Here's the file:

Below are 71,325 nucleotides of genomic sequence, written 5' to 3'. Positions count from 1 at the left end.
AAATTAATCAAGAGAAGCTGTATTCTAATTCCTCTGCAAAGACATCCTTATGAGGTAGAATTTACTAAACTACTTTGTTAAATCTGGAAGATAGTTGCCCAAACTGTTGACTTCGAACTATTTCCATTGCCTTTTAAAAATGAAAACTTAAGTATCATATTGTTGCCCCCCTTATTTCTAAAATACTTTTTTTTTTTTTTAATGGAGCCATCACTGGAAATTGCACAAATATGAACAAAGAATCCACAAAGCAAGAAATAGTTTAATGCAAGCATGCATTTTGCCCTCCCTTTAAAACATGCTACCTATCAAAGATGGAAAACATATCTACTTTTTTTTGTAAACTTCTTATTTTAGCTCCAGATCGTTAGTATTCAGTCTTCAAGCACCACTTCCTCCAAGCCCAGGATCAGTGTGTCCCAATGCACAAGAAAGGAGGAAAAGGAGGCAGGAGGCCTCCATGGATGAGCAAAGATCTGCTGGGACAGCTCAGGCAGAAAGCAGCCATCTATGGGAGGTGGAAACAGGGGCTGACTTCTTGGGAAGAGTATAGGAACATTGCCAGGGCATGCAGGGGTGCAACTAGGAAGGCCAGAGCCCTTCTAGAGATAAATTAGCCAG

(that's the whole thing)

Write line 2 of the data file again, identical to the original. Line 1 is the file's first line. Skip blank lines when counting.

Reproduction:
AAATTAATCAAGAGAAGCTGTATTCTAATTCCTCTGCAAAGACATCCTTATGAGGTAGAATTTACTAAACTACTTTGTTAAATCTGGAAGATAGTTGCCCAAACTGTTGACTTCGAACTATTTCCATTGCCTTTTAAAAATGAAAACTTAAGTATCATATTGTTGCCCCCCTTATTTCTAAAATACTTTTTTTTTTTTTTAATGGAGCCATCACTGGAAATTGCACAAATATGAACAAAGAATCCACAAAGCAAGAAATAGTTTAATGCAAGCATGCATTTTGCCCTCCCTTTAAAACATGCTACCTATCAAAGATGGAAAACATATCTACTTTTTTTTGTAAACTTCTTATTTTAGCTCCAGATCGTTAGTATTCAGTCTTCAAGCACCACTTCCTCCAAGCCCAGGATCAGTGTGTCCCAATGCACAAGAAAGGAGGAAAAGGAGGCAGGAGGCCTCCATGGATGAGCAAAGATCTGCTGGGACAGCTCAGGCAGAAAGCAGCCATCTATGGGAGGTGGAAACAGGGGCTGACTTCTTGGGAAGAGTATAGGAACATTGCCAGGGCATGCAGGGGTGCAACTAGGAAGGCCAGAGCCCTTCTAGAGATAAATTAGCCAG